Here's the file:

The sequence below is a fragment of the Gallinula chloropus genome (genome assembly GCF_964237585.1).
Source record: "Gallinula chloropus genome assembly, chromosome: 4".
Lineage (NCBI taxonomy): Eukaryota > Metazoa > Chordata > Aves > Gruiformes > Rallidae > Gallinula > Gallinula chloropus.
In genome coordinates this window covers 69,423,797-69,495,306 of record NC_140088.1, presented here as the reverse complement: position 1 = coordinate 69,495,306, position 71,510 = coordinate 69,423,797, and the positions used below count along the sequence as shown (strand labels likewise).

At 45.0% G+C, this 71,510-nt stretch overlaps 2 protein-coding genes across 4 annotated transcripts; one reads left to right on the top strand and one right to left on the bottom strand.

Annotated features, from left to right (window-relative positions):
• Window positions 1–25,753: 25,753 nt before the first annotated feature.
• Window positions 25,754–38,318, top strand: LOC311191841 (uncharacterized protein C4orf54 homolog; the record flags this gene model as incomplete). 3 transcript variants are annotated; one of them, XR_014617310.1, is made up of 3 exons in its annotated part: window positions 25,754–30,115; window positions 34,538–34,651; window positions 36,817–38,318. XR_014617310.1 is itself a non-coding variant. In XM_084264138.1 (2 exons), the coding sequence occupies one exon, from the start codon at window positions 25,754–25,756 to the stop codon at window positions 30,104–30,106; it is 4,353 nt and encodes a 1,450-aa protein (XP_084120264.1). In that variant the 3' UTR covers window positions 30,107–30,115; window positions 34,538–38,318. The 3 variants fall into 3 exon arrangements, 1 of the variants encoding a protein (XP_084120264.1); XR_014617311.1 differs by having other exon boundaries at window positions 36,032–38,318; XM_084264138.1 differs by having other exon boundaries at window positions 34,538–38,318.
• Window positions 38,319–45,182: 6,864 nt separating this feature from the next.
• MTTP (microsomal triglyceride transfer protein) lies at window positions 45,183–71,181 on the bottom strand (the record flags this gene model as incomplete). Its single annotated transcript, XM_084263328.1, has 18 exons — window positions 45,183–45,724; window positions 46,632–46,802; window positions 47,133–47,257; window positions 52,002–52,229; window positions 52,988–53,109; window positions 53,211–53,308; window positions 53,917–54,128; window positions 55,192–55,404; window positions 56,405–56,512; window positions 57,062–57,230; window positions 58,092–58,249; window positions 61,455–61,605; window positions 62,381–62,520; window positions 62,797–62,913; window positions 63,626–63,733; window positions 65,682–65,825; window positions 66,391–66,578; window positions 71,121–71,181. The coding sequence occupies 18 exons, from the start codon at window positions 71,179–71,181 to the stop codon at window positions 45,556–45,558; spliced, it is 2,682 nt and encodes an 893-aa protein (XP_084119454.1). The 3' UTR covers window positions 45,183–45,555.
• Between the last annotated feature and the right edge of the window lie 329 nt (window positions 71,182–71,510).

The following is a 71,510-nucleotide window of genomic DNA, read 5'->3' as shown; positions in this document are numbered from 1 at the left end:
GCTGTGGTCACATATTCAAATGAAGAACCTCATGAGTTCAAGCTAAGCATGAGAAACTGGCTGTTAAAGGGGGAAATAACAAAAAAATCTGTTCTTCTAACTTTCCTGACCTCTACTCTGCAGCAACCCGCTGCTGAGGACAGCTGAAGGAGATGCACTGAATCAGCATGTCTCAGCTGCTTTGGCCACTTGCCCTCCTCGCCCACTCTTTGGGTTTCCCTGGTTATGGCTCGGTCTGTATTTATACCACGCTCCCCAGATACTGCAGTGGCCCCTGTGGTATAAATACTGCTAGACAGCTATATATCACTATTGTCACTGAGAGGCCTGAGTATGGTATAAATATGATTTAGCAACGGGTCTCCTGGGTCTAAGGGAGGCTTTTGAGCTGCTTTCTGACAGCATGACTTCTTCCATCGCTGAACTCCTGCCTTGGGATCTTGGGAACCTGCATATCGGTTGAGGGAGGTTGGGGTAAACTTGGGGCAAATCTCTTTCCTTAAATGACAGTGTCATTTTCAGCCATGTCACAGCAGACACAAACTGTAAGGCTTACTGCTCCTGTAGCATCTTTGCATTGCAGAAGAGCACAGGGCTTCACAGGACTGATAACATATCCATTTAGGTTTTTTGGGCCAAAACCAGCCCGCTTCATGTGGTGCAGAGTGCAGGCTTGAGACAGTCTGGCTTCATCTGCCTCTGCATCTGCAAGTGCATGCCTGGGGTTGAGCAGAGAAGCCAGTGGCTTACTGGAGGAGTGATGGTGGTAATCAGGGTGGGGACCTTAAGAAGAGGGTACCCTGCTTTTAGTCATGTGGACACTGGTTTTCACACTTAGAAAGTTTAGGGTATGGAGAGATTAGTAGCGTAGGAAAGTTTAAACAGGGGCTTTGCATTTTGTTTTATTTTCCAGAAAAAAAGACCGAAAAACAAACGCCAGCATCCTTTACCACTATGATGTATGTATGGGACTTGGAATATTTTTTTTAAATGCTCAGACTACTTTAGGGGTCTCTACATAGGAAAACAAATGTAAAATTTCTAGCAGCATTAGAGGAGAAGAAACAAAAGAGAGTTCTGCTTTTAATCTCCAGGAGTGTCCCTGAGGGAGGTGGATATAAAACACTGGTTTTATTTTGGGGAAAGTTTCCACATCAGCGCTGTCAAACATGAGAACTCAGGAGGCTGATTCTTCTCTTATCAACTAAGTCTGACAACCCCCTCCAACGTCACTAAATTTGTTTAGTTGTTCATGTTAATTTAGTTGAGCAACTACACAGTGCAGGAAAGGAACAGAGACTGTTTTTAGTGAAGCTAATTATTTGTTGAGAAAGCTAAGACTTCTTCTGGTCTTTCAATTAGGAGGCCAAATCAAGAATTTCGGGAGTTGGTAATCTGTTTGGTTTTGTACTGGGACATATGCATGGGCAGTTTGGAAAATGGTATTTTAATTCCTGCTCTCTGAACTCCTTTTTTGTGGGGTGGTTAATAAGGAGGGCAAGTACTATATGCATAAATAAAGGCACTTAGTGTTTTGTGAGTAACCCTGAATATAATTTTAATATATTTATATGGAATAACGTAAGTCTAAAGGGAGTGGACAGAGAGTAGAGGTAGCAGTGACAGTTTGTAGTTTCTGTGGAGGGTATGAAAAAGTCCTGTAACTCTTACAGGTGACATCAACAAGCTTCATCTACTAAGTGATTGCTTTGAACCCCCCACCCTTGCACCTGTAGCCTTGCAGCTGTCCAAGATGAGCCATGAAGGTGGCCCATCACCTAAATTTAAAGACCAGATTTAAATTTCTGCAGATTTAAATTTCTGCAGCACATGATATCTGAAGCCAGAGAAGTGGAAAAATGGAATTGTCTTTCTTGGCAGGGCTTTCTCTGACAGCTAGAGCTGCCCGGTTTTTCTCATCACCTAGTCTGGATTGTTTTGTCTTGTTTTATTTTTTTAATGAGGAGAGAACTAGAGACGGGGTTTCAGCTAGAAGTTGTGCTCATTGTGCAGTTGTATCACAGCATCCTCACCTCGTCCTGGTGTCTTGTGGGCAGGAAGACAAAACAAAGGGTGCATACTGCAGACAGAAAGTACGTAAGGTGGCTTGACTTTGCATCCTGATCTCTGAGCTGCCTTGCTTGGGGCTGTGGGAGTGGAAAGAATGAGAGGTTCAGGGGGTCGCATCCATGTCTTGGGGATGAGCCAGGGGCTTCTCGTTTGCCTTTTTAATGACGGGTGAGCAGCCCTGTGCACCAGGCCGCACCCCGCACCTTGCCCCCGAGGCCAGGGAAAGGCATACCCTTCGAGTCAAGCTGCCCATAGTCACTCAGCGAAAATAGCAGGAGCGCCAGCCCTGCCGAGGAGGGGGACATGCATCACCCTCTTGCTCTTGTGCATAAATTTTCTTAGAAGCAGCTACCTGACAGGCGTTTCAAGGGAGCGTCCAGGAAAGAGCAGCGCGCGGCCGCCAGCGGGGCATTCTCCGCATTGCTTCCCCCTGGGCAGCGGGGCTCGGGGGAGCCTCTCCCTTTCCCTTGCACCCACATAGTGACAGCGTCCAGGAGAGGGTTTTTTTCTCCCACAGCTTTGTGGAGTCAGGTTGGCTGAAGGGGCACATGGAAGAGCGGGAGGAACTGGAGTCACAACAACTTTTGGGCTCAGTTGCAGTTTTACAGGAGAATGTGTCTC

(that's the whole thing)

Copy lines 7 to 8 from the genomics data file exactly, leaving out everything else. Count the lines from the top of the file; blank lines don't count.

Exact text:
• Window positions 1–25,753: 25,753 nt before the first annotated feature.
• Window positions 25,754–38,318, top strand: LOC311191841 (uncharacterized protein C4orf54 homolog; the record flags this gene model as incomplete). 3 transcript variants are annotated; one of them, XR_014617310.1, is made up of 3 exons in its annotated part: window positions 25,754–30,115; window positions 34,538–34,651; window positions 36,817–38,318. XR_014617310.1 is itself a non-coding variant. In XM_084264138.1 (2 exons), the coding sequence occupies one exon, from the start codon at window positions 25,754–25,756 to the stop codon at window positions 30,104–30,106; it is 4,353 nt and encodes a 1,450-aa protein (XP_084120264.1). In that variant the 3' UTR covers window positions 30,107–30,115; window positions 34,538–38,318. The 3 variants fall into 3 exon arrangements, 1 of the variants encoding a protein (XP_084120264.1); XR_014617311.1 differs by having other exon boundaries at window positions 36,032–38,318; XM_084264138.1 differs by having other exon boundaries at window positions 34,538–38,318.